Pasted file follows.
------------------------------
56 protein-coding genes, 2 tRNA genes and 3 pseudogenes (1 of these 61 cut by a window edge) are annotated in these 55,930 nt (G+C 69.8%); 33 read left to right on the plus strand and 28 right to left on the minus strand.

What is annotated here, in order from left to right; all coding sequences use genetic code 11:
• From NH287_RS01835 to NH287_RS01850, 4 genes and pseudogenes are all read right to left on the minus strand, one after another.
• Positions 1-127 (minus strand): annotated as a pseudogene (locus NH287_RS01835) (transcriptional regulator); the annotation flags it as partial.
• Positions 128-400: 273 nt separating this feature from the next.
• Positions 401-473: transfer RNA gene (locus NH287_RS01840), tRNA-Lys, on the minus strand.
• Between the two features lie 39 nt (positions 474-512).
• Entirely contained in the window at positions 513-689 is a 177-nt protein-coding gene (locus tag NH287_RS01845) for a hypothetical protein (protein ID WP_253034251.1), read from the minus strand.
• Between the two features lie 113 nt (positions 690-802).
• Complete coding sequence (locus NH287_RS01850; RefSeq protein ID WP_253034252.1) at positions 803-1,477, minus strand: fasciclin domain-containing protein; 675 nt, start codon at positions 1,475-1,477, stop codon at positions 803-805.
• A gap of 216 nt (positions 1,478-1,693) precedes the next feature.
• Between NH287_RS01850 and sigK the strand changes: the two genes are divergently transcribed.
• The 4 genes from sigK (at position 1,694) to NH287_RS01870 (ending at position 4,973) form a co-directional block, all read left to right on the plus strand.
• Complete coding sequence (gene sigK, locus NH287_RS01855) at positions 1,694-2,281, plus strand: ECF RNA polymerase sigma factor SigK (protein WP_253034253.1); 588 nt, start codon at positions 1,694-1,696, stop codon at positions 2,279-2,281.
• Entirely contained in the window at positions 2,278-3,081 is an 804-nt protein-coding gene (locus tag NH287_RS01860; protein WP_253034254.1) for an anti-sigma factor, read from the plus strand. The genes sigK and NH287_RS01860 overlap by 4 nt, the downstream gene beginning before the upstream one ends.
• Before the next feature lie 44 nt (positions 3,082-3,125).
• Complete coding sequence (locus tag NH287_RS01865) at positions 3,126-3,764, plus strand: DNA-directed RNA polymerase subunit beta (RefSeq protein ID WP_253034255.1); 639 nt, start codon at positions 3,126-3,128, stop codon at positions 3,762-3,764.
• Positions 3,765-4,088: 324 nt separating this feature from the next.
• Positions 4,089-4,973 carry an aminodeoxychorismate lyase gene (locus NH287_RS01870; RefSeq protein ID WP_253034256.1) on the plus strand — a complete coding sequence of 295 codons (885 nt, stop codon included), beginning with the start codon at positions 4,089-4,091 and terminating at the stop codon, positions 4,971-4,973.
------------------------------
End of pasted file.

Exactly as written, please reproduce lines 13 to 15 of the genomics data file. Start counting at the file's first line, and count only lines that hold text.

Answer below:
• The 4 genes from sigK (at position 1,694) to NH287_RS01870 (ending at position 4,973) form a co-directional block, all read left to right on the plus strand.
• Complete coding sequence (gene sigK, locus NH287_RS01855) at positions 1,694-2,281, plus strand: ECF RNA polymerase sigma factor SigK (protein WP_253034253.1); 588 nt, start codon at positions 1,694-1,696, stop codon at positions 2,279-2,281.
• Entirely contained in the window at positions 2,278-3,081 is an 804-nt protein-coding gene (locus tag NH287_RS01860; protein WP_253034254.1) for an anti-sigma factor, read from the plus strand. The genes sigK and NH287_RS01860 overlap by 4 nt, the downstream gene beginning before the upstream one ends.